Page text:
In the early twentieth century, American suffragists used ‘‘a suffrage map’’ showing the spread of women’s suffrage on posters, pamphlets, and broadsides. The map was part of a shift in tactics used by the suffrage movement: leaving the parlours and taking to the streets, the suffragettes were claiming public space. This article explores the verbal and graphic rhetoric of these persuasive maps, as well as the politics of their placement, exploring how suffragettes moulded and used these traditionally masculinist ways of knowing to advance their cause while simultaneously marginalizing women of colour. Their adoption of maps represents an early example of critical cartography, an adoption of ‘‘the master’s tools’’ to advance their own interests.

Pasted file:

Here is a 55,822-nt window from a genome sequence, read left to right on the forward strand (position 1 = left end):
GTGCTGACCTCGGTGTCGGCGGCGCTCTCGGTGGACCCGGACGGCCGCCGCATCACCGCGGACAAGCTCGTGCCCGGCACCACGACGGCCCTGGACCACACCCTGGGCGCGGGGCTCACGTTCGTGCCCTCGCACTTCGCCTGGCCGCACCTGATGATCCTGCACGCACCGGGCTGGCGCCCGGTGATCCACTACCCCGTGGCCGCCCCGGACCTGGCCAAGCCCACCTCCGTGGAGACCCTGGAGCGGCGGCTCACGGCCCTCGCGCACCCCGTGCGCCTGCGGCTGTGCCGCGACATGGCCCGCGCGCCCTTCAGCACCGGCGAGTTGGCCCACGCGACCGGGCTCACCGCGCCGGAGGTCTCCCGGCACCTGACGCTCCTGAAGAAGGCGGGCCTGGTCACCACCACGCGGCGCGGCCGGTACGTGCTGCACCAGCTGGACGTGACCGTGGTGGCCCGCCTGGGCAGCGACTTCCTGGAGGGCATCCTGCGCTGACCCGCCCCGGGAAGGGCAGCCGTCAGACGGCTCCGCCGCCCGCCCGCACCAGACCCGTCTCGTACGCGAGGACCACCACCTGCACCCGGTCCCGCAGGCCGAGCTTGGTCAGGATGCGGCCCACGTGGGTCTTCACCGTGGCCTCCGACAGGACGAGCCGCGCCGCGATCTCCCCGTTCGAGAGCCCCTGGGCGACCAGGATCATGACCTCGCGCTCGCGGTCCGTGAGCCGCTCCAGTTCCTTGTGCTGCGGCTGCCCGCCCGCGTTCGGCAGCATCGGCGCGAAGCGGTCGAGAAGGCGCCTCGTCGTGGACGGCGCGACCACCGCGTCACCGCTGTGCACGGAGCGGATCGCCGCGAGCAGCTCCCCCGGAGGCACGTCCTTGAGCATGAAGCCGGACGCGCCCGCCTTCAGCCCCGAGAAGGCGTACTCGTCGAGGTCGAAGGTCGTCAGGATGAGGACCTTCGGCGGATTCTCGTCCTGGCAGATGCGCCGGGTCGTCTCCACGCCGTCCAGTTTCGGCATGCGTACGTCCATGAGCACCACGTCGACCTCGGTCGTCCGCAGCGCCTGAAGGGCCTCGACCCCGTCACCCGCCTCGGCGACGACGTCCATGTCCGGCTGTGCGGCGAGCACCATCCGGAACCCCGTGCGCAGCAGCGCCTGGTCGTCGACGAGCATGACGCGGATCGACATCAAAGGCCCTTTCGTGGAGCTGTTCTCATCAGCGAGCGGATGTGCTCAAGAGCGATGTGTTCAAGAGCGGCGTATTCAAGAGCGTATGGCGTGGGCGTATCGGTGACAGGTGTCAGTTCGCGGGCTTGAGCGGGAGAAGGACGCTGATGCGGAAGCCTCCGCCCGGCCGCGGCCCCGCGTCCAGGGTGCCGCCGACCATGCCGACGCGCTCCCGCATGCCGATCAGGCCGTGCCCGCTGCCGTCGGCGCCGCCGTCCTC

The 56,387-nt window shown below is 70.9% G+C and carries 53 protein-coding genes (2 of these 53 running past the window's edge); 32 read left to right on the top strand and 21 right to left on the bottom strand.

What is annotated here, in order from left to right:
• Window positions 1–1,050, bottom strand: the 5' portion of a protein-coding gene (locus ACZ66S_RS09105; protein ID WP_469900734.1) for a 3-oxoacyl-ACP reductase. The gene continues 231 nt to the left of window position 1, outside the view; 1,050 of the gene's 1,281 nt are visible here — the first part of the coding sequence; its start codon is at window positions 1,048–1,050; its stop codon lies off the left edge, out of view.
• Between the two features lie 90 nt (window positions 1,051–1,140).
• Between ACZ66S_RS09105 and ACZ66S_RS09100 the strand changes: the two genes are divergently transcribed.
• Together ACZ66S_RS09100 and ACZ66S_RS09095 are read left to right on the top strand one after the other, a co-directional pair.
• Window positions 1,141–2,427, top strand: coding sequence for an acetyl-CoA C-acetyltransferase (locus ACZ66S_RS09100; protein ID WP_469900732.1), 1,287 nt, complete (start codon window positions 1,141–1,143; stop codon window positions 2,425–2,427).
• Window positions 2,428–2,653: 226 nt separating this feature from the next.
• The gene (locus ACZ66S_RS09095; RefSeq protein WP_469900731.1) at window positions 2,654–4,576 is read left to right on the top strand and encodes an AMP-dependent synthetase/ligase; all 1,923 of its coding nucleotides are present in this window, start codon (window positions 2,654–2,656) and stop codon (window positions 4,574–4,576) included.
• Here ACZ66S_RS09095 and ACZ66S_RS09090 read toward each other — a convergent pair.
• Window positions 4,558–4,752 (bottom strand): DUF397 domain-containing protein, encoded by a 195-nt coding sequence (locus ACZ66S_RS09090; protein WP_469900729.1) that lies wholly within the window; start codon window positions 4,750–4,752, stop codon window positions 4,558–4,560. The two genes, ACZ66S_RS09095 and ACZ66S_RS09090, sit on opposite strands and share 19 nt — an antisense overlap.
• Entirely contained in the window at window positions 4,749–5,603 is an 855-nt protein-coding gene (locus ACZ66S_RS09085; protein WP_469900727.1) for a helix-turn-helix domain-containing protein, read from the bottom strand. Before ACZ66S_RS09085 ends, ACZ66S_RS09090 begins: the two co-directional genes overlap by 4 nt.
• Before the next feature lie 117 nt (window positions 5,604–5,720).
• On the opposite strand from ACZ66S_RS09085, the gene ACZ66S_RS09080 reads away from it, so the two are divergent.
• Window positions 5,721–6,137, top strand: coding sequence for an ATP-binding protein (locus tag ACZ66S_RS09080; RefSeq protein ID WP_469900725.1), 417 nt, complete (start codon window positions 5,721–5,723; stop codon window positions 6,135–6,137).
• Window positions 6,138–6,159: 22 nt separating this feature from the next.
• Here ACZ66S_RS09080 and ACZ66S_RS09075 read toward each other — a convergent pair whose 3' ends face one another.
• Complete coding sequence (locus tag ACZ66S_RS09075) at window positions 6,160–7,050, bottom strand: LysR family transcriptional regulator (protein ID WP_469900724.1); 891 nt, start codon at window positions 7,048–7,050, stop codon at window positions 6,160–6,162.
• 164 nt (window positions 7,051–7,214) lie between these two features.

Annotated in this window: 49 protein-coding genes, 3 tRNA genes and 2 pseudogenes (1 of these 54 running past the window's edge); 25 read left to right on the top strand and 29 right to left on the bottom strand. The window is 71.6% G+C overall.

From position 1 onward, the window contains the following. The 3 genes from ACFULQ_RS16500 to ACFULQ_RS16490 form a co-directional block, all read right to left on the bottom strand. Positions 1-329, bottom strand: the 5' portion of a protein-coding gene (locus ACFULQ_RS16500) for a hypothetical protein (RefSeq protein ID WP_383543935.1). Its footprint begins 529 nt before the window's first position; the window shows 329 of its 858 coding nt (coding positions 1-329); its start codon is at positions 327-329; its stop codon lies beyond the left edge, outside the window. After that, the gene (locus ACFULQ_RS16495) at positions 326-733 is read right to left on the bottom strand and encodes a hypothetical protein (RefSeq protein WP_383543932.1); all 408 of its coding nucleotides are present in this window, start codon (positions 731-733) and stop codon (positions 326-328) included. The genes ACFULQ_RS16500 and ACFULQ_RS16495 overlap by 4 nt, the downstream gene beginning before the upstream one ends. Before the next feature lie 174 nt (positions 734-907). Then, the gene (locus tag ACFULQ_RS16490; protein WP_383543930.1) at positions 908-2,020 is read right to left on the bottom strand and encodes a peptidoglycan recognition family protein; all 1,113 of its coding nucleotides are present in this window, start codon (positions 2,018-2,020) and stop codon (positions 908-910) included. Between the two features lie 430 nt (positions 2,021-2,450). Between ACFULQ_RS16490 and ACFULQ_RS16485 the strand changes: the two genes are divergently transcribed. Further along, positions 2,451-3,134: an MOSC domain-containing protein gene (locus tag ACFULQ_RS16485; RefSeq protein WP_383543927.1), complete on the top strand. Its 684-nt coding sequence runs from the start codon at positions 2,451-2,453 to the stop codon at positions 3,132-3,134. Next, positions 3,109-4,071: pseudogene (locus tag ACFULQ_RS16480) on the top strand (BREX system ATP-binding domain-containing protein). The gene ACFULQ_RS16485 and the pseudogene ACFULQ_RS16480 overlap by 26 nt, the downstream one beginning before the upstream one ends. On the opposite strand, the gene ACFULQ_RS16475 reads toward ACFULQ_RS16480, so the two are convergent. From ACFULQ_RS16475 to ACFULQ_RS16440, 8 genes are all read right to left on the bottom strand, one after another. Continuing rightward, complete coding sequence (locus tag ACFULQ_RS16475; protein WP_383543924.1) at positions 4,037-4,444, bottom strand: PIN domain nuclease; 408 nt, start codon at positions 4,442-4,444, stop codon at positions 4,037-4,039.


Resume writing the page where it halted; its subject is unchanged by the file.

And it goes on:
Dando, Christina E., "‘‘The Map Proves It’’: Map Use by the American Woman Suffrage Movement" (2010). Geography and Geology Faculty Publications. 19.
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